Court rules for Kevin Costner in sculpture appeal
PIERRE, S.D. (AP) -- The South Dakota Supreme Court ruled Thursday that actor Kevin Costner did not breach a contract with an artist when he placed commissioned sculptures of bison and American Indians at a different site than was originally planned.
The Hollywood superstar, who filmed much of his Academy Award-winning movie "Dances with Wolves" in South Dakota, paid Peggy Detmers $300,000 to make 17 bronze sculptures for a resort called The Dunbar he planned to build on the edge of the Black Hills gambling town of Deadwood. The resort never was built and the sculptures instead are at his Tatanka attraction near the proposed resort site.
A later contract said if the resort was not built within 10 years or the sculptures were not "agreeably displayed elsewhere," the sculptures would be sold with Costner and Detmers sharing the proceeds.
Detmers said she spent more than six years creating the sculptures and gave Costner a price break because she anticipated selling smaller reproductions of the sculptures at the resort.
The artist contended in a lawsuit filed in 2008 that because The Dunbar was not built and the sculptures were not "agreeably displayed elsewhere," the artwork should be sold and she should get 50 percent of the sale proceeds.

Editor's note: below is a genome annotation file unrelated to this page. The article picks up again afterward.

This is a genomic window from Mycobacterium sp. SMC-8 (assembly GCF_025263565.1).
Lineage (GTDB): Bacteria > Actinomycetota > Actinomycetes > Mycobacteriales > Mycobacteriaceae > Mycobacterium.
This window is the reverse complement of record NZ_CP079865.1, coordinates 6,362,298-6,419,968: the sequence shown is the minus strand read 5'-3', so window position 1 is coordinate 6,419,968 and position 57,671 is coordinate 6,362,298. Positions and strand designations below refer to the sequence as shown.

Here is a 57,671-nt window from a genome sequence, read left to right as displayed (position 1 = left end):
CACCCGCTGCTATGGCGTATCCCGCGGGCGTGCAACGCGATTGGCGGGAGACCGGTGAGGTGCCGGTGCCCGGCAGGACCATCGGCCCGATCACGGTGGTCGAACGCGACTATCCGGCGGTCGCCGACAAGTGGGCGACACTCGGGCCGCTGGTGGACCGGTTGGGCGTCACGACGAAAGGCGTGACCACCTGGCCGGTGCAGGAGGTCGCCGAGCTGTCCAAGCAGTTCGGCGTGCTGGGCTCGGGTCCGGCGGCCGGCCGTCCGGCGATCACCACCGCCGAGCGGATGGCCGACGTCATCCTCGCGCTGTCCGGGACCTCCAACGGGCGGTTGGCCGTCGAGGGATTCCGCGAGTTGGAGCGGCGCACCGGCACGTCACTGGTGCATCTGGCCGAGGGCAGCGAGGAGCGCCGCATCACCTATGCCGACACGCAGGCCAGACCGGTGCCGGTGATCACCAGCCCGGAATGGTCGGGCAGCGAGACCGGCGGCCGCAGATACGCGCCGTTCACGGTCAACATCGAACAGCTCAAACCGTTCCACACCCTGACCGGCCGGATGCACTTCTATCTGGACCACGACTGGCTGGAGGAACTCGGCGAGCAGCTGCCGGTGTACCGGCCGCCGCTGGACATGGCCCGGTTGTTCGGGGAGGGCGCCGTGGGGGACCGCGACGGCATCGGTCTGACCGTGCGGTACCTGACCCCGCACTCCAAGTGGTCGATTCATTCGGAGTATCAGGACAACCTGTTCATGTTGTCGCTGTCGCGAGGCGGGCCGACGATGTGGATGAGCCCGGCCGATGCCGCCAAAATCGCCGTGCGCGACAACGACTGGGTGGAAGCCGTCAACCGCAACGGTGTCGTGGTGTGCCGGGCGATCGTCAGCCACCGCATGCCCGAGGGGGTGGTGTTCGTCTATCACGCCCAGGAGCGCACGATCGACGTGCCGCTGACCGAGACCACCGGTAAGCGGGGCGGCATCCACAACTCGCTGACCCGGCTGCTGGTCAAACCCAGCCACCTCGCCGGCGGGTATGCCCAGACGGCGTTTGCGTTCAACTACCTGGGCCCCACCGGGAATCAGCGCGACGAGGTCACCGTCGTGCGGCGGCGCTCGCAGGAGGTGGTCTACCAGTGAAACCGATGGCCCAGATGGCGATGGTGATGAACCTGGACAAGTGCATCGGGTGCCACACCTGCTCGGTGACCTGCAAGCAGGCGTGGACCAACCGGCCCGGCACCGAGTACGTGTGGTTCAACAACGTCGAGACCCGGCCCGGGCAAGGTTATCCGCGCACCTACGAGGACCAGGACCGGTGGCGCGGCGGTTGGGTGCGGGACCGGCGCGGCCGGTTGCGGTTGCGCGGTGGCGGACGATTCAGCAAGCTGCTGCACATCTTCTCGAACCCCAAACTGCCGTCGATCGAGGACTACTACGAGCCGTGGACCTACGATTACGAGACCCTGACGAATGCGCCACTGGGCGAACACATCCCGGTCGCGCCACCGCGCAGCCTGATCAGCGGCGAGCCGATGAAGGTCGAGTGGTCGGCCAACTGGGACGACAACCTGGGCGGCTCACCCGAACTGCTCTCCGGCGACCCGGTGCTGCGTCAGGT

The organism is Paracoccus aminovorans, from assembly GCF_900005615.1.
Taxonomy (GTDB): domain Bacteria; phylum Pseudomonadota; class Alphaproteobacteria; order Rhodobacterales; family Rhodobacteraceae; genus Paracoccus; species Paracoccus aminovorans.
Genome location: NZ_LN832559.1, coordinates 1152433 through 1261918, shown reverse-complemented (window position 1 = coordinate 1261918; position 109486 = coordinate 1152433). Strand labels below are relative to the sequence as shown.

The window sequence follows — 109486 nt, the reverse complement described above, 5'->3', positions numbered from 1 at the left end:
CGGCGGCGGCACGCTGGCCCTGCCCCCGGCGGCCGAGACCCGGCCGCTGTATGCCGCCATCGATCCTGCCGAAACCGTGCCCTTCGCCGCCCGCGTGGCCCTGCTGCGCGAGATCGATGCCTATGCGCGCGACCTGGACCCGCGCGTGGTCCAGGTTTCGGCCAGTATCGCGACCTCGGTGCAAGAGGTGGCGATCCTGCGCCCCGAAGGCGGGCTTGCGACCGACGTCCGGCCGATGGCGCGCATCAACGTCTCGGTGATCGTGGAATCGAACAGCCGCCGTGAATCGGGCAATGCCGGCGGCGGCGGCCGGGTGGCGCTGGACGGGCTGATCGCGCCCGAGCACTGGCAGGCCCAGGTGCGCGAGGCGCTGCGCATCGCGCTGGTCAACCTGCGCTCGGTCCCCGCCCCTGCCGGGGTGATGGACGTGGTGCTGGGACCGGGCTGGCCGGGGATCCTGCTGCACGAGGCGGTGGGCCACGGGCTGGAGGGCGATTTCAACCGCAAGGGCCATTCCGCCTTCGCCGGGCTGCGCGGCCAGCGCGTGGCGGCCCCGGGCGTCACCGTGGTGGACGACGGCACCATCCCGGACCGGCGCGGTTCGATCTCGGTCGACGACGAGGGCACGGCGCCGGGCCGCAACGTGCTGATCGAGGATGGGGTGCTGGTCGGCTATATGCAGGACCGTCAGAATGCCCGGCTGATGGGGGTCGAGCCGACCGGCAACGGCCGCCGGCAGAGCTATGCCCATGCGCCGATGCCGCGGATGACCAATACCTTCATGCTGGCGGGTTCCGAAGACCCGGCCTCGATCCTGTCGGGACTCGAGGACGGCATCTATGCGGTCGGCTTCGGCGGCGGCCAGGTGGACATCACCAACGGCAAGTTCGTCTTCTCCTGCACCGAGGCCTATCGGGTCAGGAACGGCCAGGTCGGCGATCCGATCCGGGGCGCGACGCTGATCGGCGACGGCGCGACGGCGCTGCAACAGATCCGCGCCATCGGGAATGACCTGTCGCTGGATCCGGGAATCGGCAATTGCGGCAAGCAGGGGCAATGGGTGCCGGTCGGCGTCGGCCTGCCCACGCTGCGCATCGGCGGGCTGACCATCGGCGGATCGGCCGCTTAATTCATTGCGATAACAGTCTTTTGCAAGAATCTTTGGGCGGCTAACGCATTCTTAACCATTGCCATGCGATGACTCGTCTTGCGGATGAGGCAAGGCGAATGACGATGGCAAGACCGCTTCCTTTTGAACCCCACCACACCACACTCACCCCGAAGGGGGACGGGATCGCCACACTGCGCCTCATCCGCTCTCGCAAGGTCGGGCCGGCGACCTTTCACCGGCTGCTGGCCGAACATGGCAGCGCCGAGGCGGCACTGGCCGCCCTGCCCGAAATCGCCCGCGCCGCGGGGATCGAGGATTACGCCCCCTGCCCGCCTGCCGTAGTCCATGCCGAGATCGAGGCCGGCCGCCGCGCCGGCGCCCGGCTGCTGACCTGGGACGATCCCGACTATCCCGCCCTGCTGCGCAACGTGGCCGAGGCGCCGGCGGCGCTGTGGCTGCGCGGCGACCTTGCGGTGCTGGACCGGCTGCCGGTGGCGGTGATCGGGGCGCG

But a circuit judge ruled in July that Detmers indicated her approval of the Tatanka location by participating in the site's development and several events related to its opening in 2003. The Tatanka site, located next to the land where Costner had planned to build The Dunbar, houses the sculptures, a museum and a visitor center.
Detmers argued that she agreed to the placement of the sculptures at the Tantanka site because she was under the impression The Dunbar would still be built.
The Supreme Court unanimously agreed with Circuit Judge Randall L. Macy's finding that Detmers never received any promise or guarantee that the resort would be built. Detmers knew the resort's future was questionable, the high court said.
The justices also upheld the trial judge's ruling that the sculptures have been "agreeably displayed elsewhere," and that the Tatanka site was separate from the Dunbar site.
Detmer's lawyer, Andy Damgaard of Sioux Falls, said he is disappointed but accepts the Supreme Court's ruling.
"At this point, we know we did everything we could do," Damgaard said.
Kyle Wiese of Rapid City, one of Costner's lawyers, said he had no immediate comment on the ruling.